New-Style Super NES
|Also known as|
|Type||Home video game console|
|Introductory price||JP¥7,800 |
|CPU||Ricoh 5A22 @ 3.58 MHz|
The New-Style Super NES (also known by its model number SNS-101) is a compact redesign of the original Super Nintendo Entertainment System home video game console released by Nintendo in 1997. In Japan, the system is called the Super Famicom Jr. (Japanese: スーパーファミコン ジュニア, Hepburn: Sūpā Famikon Junia). Like the redesigned version of the original Nintendo Entertainment System before it, the new-style Super NES was released late during the platform's lifespan.
The New-Style Super NES was designed by Lance Barr, who previously designed the North American versions of the NES, and Super NES, as well as the redesigned NES. Released at a lower price point, Nintendo marketed it as an entry-level gamer's system for customers who were on a budget and who may have been put off by the higher price of other more modern systems such as the Nintendo 64, Sega Saturn and PlayStation. Nintendo marketed the system in North America simply as the "Super Nintendo Entertainment System", just as the company had done the original SNS-001 model. It was released in North America on October 20, 1997 and retailed for US$99.95. The system was available as a stand-alone package or in a variety of bundles, each including one pack-in game such as:
- Super Mario World 2: Yoshi's Island
- The Legend of Zelda: A Link to the Past (Target exclusive)
- Kirby Super Star (Target exclusive)
- Tetris Attack (Toys "R" Us exclusive)
The system was released in Japan as the Super Famicom Jr. on March 27, 1998 and retailed for ¥7,800. It was given the model number SHVC-101 and is very similar to the New-Style Super NES in both appearance and functionality. It was manufactured until September 2003.
The design of the SNS-101 is a large departure from that of the North American version of the original Super NES. The system features a smaller footprint than the older model and contains a much less angular design language. To reach an affordable price point, several features were removed. The system lacks the expansion slot on the bottom of the console featured on the SNS-001, making it incompatible with the Japan-exclusive Satellaview add-on. The power and reset buttons were moved to the left hand side, and the cartridge eject button has been removed entirely. Additionally, it lacks a power LED to indicate when the unit is on. The internal RF modulator was also removed; however, an external RF modulator can be used.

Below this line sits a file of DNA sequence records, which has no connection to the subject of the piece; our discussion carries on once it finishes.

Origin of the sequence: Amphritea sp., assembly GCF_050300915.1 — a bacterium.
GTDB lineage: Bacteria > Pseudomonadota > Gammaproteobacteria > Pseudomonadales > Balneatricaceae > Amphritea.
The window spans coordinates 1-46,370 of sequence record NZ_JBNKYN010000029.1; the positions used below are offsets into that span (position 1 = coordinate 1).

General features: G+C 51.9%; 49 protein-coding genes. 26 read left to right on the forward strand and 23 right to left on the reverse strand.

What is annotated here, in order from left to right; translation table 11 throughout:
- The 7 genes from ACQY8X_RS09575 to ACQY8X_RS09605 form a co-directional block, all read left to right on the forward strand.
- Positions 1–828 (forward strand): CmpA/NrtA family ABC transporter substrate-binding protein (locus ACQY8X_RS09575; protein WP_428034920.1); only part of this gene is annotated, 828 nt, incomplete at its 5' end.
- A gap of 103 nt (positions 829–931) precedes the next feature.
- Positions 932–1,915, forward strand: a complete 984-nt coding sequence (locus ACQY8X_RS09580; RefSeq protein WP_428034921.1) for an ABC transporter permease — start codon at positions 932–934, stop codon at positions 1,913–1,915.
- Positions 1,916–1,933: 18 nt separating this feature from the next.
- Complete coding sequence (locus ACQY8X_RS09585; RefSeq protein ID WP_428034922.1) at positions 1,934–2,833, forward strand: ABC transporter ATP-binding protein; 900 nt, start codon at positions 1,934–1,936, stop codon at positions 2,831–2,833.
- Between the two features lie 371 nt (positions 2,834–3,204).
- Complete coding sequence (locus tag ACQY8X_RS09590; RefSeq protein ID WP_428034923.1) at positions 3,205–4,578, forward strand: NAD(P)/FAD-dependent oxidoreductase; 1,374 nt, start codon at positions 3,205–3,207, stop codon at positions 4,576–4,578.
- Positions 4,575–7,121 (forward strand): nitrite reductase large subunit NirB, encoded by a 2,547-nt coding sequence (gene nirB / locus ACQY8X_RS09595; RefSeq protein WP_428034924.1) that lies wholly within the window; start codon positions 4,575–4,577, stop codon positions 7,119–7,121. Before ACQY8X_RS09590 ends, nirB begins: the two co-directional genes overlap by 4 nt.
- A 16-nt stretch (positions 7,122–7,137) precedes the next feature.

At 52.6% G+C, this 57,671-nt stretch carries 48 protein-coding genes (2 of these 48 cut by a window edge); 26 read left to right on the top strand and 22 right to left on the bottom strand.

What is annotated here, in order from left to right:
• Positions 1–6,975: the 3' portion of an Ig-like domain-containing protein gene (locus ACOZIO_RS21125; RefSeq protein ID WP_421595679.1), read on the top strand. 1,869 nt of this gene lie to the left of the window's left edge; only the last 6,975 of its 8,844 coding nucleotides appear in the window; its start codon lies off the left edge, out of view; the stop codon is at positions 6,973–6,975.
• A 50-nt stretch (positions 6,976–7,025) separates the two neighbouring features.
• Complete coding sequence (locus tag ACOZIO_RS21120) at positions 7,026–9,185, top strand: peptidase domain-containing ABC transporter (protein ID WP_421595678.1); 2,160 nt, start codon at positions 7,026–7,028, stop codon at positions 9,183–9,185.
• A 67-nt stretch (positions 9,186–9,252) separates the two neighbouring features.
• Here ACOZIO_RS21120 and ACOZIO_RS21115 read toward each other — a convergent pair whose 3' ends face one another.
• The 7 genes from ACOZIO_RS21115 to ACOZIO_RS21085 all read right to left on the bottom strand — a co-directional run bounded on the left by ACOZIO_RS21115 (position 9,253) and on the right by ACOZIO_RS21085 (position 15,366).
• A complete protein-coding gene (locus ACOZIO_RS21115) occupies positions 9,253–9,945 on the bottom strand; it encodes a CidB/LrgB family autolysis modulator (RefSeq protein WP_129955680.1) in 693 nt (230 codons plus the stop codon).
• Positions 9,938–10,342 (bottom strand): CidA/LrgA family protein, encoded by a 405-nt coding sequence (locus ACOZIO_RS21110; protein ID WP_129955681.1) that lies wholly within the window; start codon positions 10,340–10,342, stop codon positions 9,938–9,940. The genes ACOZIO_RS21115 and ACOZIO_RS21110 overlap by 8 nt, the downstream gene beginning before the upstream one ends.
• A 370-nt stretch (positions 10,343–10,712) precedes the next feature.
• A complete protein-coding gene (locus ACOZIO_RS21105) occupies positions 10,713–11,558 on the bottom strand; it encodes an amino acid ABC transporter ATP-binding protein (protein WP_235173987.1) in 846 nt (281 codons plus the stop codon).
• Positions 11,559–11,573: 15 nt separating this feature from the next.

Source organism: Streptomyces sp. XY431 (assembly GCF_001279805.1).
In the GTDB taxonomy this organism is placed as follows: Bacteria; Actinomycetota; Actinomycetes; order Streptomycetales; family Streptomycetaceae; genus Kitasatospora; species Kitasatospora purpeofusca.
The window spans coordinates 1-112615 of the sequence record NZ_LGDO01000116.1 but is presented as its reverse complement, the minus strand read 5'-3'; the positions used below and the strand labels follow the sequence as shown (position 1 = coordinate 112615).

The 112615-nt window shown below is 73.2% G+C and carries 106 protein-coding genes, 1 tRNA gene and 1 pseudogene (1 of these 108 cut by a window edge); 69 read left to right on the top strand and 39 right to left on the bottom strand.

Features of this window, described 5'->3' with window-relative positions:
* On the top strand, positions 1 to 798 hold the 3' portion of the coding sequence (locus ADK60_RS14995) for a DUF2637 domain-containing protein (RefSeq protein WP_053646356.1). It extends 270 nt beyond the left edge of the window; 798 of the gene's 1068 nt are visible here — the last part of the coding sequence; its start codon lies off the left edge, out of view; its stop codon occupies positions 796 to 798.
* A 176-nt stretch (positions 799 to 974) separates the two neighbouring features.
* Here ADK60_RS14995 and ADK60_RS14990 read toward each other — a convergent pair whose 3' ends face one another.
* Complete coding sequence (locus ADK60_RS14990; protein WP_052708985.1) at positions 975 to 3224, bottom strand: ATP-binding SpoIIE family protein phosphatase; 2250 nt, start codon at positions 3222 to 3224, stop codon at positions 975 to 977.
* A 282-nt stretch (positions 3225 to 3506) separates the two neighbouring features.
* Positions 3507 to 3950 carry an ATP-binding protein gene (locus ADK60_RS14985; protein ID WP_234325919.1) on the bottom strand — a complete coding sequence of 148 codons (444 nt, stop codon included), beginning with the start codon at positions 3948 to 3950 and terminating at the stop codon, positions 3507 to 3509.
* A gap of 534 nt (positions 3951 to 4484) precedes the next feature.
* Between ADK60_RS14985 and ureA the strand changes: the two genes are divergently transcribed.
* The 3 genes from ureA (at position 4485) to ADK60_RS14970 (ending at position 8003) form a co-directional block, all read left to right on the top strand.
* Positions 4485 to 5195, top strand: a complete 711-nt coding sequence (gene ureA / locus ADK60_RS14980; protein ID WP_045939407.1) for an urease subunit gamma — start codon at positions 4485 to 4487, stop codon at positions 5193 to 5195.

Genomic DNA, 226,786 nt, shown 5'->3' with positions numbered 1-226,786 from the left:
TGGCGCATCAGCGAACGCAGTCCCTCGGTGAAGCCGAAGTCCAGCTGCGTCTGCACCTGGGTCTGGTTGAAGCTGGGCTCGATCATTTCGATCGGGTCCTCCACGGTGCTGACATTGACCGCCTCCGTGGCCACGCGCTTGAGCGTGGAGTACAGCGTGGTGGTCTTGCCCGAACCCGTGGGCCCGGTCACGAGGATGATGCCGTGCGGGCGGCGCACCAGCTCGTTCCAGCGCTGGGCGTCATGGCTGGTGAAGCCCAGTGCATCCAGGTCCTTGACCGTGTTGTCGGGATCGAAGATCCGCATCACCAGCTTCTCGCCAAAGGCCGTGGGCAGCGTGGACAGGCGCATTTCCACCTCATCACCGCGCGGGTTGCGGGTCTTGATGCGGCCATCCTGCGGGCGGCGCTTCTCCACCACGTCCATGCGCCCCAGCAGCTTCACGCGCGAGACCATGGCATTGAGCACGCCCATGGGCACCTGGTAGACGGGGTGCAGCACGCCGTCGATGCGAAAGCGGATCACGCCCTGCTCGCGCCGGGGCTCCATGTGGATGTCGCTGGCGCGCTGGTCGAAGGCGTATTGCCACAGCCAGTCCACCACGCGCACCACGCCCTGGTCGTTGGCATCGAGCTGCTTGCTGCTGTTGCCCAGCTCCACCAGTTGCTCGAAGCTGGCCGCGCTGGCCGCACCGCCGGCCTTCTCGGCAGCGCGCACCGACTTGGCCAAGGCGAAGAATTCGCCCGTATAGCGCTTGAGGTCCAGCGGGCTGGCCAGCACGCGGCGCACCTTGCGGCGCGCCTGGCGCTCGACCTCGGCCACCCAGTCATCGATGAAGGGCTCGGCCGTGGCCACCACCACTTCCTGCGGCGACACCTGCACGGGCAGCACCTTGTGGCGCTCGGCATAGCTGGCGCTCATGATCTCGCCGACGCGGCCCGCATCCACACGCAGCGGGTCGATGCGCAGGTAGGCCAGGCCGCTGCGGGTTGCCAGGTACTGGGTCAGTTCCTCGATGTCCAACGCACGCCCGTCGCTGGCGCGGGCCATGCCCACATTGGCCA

The SNS-101 features the same AV multi-out port used on the original model. However, the SNS-101 only supports composite video through this port, whereas the SNS-001 supported composite video, S-Video and RGB. The video encoder used in the system still supports S-Video and RGB, but these pins were left unused. Users are able to modify the system to restore the removed functionality, and is considered to be an improvement of video quality over earlier revisions of the SNES.
The included controller underwent slight changes and was given a new model number (SNS-102). The "Super Nintendo Entertainment System" marking on the front was replaced by a general Nintendo logo molded into the casing, and the sticker on the back of the controller bears both the Super NES and Super Famicom logos. The same controller model was used in both the North American and Japanese versions of the console, although the controller's colors differed between regions in the same way as the original controllers.
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Media related to Super Nintendo Entertainment System (SNS-101) at Wikimedia Commons